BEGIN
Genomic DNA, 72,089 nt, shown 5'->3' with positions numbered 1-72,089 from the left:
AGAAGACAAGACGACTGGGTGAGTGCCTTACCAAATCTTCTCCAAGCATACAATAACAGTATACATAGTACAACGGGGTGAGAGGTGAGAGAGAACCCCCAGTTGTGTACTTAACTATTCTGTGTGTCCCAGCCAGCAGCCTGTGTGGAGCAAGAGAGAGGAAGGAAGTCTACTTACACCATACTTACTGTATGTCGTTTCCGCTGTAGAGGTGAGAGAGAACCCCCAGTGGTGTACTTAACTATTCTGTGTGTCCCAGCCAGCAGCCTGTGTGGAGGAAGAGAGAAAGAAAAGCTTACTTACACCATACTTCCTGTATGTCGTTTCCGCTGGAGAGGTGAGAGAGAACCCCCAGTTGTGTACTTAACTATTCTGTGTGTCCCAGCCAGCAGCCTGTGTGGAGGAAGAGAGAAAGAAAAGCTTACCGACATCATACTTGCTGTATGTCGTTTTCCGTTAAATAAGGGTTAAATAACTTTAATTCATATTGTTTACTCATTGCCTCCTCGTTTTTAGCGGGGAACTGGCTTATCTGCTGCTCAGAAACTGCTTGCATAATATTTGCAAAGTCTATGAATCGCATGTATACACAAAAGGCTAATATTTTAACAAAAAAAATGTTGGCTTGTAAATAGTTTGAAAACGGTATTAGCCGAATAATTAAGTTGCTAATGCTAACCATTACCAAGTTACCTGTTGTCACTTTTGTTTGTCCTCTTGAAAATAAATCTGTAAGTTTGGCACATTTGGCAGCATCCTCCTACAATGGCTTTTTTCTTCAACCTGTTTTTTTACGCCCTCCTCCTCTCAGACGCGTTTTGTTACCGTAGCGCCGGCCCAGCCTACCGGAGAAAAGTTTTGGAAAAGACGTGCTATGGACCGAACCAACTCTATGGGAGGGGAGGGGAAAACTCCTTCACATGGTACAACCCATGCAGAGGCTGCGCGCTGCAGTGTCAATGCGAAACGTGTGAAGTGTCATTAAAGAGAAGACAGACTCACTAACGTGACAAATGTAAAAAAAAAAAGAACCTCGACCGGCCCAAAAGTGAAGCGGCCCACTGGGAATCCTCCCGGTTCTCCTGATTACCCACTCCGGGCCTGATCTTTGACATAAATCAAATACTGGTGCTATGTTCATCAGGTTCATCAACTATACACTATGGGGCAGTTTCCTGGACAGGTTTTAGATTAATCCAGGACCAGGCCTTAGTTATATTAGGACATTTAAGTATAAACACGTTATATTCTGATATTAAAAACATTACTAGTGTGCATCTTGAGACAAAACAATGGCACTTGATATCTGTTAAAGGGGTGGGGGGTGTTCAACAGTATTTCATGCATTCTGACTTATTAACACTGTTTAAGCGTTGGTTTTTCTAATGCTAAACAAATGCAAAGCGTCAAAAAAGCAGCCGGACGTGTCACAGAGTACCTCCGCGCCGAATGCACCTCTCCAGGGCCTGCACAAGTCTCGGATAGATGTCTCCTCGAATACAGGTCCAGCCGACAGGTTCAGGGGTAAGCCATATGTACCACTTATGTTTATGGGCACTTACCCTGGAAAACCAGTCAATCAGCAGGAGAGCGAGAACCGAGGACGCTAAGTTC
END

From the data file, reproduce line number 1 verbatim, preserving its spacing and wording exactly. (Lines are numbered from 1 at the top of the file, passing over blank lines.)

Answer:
Genomic DNA, 72,089 nt, shown 5'->3' with positions numbered 1-72,089 from the left: